Libertarian Socialist Equality

Libertarian Socialist Equality

Libertarian Socialist Equality

An approach to economics centered on equality as a regulative idea is in no way contrary to approaches that center around the mechanics of exploitation. It is not necessarily contrary to the labor theory of value or the theories of unequal exchange. Putting equality at the forefront also does not commit us to the kind of ultra-egalitarianism that are criticized by anarchists. Obviously, there are certain cases where some inequalities are necessary and, even, desirable. It does demand that we act to greatly reducing the gaps between wealthy and poor populations, especially the gaps between the First and Third World societies. Equality demands the global social product be distributed evenly amongst the world’s population as best as possible.

Some might object that a socialist distribution is not an egalitarian distribution. Rather, a socialist distribution is one where wealth is spread out, not evenly, but to those who do the work and those countries who do the work: she who does not work, shall not eat. Whereas some have argued that the labor theory of value is necessary for explaining the mechanics of exploitation, the distribution principle associated with it is not adequate to rectify the problem of inequality between countries that has been generated by imperialism. Such a distribution principle does not address the problem of underdevelopment. Surely populations in the most underdeveloped parts of the Third World, that have been rendered unproductive by imperialism, should not continue to remain in dire poverty under a global libertarian socialism. Whole countries of the “industrial reserve army” in the Third World may not currently be productive, but should not resources and development be directed to such populations under socialism? According to demographers, for the first time in history, the majority of the world’s population is living in cities. The new “global countryside,” the base areas of the Global People’s struggle, will include the slums of Third World megacities. These slums are less sites for production then blights that show just how capitalism’s disorder of production has failed to bring huge segments of the human population into production. Surely socialism must speak to these vast populations that will be the people’s warriors in the decades to come.

The global economy is a causal nexus where value in various forms is transferred around the globe from one person to another. So, if one person is receiving more than an equal share, then somebody else is receiving less somewhere in the causal nexus. Likewise, if someone is receiving less, someone else is receiving more. Imperialism has created a world order where those who receive less and those who receive more correspond to populations in the Third World and First World respectively. Using equality as a regulative idea, one should be regarded as exploited when one does not receive an equal, a fair, a just share. One is an exploiter when one receives more than an equal, a fair, a just share. A country or region is exploited, is part of the Third World, when its population is largely made up the exploited who have less than an equal share. A country or region should be regarded as part of the First World when its population is largely made up of exploiters who have more than an equal share. (1)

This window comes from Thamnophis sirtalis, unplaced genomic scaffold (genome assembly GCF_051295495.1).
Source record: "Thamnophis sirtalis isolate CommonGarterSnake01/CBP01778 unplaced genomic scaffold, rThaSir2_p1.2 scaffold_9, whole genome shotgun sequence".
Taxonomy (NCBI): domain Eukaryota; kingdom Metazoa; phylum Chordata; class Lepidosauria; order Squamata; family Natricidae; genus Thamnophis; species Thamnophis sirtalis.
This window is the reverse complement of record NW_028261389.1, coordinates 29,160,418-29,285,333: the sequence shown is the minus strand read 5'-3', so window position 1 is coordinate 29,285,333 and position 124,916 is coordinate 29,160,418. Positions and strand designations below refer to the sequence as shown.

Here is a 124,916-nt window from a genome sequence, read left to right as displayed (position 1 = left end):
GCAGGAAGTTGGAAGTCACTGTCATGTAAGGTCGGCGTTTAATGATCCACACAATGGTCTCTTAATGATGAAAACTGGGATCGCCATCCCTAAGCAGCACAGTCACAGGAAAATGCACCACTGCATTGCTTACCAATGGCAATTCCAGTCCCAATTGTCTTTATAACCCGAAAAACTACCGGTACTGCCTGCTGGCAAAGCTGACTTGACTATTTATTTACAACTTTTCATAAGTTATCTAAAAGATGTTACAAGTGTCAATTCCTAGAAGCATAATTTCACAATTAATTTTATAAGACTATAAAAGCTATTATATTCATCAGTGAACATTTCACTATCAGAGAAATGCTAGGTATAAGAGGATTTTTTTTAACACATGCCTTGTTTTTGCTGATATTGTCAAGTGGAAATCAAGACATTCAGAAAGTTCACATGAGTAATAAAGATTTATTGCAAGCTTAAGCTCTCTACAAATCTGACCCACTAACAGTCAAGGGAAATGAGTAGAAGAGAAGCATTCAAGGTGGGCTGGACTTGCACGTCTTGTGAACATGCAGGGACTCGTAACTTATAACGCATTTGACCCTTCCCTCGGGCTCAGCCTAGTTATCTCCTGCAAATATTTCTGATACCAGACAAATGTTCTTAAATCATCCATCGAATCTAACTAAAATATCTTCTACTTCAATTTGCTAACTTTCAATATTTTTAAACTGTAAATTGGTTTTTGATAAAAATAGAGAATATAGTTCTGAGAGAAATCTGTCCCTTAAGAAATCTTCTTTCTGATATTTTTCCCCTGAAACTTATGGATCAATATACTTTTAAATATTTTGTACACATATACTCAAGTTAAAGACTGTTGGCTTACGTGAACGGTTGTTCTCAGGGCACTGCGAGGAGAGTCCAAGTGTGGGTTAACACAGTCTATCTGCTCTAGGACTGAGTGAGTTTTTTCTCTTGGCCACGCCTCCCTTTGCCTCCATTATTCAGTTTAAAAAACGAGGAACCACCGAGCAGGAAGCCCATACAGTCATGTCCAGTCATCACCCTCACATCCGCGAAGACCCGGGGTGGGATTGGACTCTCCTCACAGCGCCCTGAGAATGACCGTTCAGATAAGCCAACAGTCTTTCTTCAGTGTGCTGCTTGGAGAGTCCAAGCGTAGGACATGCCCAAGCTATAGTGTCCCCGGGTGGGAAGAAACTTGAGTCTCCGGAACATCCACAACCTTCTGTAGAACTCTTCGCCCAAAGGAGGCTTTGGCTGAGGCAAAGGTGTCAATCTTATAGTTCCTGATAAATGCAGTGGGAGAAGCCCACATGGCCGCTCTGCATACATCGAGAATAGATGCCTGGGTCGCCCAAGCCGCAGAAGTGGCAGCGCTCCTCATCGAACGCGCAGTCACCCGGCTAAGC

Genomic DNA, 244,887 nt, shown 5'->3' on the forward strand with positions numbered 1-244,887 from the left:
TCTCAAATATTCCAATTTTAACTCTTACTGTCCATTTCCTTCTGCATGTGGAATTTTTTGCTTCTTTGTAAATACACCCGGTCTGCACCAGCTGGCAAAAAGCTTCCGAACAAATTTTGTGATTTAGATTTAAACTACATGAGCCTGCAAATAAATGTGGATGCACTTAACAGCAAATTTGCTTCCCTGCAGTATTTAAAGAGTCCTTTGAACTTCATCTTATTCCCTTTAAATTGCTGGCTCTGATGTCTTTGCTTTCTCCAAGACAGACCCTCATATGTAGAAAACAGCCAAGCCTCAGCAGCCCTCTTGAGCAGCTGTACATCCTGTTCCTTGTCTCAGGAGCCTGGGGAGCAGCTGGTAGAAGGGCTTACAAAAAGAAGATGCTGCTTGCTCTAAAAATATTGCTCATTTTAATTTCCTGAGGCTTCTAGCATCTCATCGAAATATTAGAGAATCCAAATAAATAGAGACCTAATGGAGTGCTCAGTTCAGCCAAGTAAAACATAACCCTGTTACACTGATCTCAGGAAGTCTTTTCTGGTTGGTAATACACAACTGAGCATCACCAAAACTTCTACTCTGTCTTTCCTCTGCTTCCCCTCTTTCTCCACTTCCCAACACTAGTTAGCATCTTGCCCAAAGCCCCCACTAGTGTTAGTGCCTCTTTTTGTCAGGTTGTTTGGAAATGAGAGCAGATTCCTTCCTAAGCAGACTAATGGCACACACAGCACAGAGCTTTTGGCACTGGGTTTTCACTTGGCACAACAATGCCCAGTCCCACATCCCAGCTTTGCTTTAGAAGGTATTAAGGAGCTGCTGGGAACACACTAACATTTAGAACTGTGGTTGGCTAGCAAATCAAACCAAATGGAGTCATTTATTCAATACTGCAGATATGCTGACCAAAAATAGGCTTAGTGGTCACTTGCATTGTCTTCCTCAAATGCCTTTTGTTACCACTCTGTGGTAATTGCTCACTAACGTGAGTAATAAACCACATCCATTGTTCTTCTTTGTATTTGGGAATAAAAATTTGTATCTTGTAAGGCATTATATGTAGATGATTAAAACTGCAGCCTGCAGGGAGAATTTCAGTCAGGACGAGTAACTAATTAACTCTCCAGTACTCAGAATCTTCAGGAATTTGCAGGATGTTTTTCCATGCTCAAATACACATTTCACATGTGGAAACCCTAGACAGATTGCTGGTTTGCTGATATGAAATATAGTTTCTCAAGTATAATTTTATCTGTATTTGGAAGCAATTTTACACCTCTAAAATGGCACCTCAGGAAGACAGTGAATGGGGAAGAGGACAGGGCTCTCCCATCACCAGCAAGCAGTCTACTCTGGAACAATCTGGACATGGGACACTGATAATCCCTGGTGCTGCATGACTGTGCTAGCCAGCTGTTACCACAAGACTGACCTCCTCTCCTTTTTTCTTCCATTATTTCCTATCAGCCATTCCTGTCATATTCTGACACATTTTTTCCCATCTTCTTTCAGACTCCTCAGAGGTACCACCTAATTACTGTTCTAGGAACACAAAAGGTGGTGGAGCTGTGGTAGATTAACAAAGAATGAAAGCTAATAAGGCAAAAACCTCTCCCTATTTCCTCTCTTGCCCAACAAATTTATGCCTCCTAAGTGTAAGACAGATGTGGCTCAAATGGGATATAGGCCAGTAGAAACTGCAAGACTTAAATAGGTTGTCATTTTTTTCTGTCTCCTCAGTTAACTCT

A quick look at global inequality

The income gap between the wealthy, imperialist countries and the poor countries of the global countryside points to the tremendous parasitism of the former on the latter. The income gap between the fifth of the world’s people in the former and the fifth in the latter was 74 to 1 in 1997, up from 60 to 1 in 1990 and 30 to 1 in 1960.

Now, all of the population of the First World are in the world’s richest 20% by income, which owns more than 85% of the world’s wealth. But if more than 50% of the world’s assets are own by the richest 2% of adults (most of whom live in the First World), the First World majority (less than 20% of the global population) owns 35% of the world’s wealth. 80% of the world’s population must make do with owning 15% of the world’s wealth. This First World monopoly of assets translates into a hugely disproportionate share of world consumption. In the 1998 study cited, 20 percent of the population in the developed nations were reported to consume 86 percent of the world’s goods. This astonishing degree of parasitism is underscored by a more recent 2002 World Bank study that reports that the richest 50 million people in Europe and North America have the same income as 2.7 billion poor people. (2)